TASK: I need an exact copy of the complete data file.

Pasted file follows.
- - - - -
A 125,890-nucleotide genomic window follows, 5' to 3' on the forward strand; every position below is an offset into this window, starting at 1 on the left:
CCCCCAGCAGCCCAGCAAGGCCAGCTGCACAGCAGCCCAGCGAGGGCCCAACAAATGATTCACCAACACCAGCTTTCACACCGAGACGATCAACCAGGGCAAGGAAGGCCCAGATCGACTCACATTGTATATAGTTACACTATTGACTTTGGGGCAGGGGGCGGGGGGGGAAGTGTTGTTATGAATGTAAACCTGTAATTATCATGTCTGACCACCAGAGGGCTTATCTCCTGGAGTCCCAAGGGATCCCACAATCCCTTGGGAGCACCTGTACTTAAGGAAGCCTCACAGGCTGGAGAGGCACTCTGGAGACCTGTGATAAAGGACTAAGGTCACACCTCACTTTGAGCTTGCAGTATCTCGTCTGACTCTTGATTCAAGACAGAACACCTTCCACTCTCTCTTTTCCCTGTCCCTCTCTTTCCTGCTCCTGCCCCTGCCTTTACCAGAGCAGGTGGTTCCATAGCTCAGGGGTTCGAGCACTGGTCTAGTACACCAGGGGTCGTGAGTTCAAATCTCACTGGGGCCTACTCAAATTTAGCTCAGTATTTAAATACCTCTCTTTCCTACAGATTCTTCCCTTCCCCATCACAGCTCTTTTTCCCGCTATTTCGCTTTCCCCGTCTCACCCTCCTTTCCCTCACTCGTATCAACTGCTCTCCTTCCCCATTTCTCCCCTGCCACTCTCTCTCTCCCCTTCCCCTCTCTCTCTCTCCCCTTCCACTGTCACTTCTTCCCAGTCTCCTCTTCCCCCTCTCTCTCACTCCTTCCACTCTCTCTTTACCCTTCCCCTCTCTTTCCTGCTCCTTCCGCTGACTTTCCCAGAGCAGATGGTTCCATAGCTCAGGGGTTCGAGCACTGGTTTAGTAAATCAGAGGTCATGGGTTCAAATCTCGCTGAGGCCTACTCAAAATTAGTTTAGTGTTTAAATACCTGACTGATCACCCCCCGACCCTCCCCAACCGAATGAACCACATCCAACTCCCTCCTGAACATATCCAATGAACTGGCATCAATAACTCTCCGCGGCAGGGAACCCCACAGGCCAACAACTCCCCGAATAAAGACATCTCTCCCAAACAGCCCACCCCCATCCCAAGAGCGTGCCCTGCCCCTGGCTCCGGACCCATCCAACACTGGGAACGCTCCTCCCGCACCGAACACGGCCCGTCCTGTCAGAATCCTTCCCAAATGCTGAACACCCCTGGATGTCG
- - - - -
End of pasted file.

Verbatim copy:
A 125,890-nucleotide genomic window follows, 5' to 3' on the forward strand; every position below is an offset into this window, starting at 1 on the left:
CCCCCAGCAGCCCAGCAAGGCCAGCTGCACAGCAGCCCAGCGAGGGCCCAACAAATGATTCACCAACACCAGCTTTCACACCGAGACGATCAACCAGGGCAAGGAAGGCCCAGATCGACTCACATTGTATATAGTTACACTATTGACTTTGGGGCAGGGGGCGGGGGGGGAAGTGTTGTTATGAATGTAAACCTGTAATTATCATGTCTGACCACCAGAGGGCTTATCTCCTGGAGTCCCAAGGGATCCCACAATCCCTTGGGAGCACCTGTACTTAAGGAAGCCTCACAGGCTGGAGAGGCACTCTGGAGACCTGTGATAAAGGACTAAGGTCACACCTCACTTTGAGCTTGCAGTATCTCGTCTGACTCTTGATTCAAGACAGAACACCTTCCACTCTCTCTTTTCCCTGTCCCTCTCTTTCCTGCTCCTGCCCCTGCCTTTACCAGAGCAGGTGGTTCCATAGCTCAGGGGTTCGAGCACTGGTCTAGTACACCAGGGGTCGTGAGTTCAAATCTCACTGGGGCCTACTCAAATTTAGCTCAGTATTTAAATACCTCTCTTTCCTACAGATTCTTCCCTTCCCCATCACAGCTCTTTTTCCCGCTATTTCGCTTTCCCCGTCTCACCCTCCTTTCCCTCACTCGTATCAACTGCTCTCCTTCCCCATTTCTCCCCTGCCACTCTCTCTCTCCCCTTCCCCTCTCTCTCTCTCCCCTTCCACTGTCACTTCTTCCCAGTCTCCTCTTCCCCCTCTCTCTCACTCCTTCCACTCTCTCTTTACCCTTCCCCTCTCTTTCCTGCTCCTTCCGCTGACTTTCCCAGAGCAGATGGTTCCATAGCTCAGGGGTTCGAGCACTGGTTTAGTAAATCAGAGGTCATGGGTTCAAATCTCGCTGAGGCCTACTCAAAATTAGTTTAGTGTTTAAATACCTGACTGATCACCCCCCGACCCTCCCCAACCGAATGAACCACATCCAACTCCCTCCTGAACATATCCAATGAACTGGCATCAATAACTCTCCGCGGCAGGGAACCCCACAGGCCAACAACTCCCCGAATAAAGACATCTCTCCCAAACAGCCCACCCCCATCCCAAGAGCGTGCCCTGCCCCTGGCTCCGGACCCATCCAACACTGGGAACGCTCCTCCCGCACCGAACACGGCCCGTCCTGTCAGAATCCTTCCCAAATGCTGAACACCCCTGGATGTCG